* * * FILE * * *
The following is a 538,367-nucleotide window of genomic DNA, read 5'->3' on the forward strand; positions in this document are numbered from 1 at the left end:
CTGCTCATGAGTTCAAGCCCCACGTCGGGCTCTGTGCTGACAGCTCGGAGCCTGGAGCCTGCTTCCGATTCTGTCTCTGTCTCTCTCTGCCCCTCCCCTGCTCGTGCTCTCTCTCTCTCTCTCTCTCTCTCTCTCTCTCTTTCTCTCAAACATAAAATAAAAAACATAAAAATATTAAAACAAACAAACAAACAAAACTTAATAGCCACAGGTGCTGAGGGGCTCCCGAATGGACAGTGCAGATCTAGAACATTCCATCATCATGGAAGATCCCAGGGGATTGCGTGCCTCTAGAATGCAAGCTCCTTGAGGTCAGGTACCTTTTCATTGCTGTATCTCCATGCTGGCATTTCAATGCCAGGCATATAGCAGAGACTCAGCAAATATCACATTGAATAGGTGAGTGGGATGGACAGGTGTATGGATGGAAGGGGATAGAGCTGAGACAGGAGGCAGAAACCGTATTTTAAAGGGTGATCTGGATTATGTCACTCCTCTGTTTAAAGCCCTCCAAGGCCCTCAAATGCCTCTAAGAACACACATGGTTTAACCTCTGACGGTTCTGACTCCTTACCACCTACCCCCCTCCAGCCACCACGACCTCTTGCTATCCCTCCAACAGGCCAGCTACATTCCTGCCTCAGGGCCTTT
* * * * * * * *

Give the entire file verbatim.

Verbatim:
The following is a 538,367-nucleotide window of genomic DNA, read 5'->3' on the forward strand; positions in this document are numbered from 1 at the left end:
CTGCTCATGAGTTCAAGCCCCACGTCGGGCTCTGTGCTGACAGCTCGGAGCCTGGAGCCTGCTTCCGATTCTGTCTCTGTCTCTCTCTGCCCCTCCCCTGCTCGTGCTCTCTCTCTCTCTCTCTCTCTCTCTCTCTCTCTTTCTCTCAAACATAAAATAAAAAACATAAAAATATTAAAACAAACAAACAAACAAAACTTAATAGCCACAGGTGCTGAGGGGCTCCCGAATGGACAGTGCAGATCTAGAACATTCCATCATCATGGAAGATCCCAGGGGATTGCGTGCCTCTAGAATGCAAGCTCCTTGAGGTCAGGTACCTTTTCATTGCTGTATCTCCATGCTGGCATTTCAATGCCAGGCATATAGCAGAGACTCAGCAAATATCACATTGAATAGGTGAGTGGGATGGACAGGTGTATGGATGGAAGGGGATAGAGCTGAGACAGGAGGCAGAAACCGTATTTTAAAGGGTGATCTGGATTATGTCACTCCTCTGTTTAAAGCCCTCCAAGGCCCTCAAATGCCTCTAAGAACACACATGGTTTAACCTCTGACGGTTCTGACTCCTTACCACCTACCCCCCTCCAGCCACCACGACCTCTTGCTATCCCTCCAACAGGCCAGCTACATTCCTGCCTCAGGGCCTTT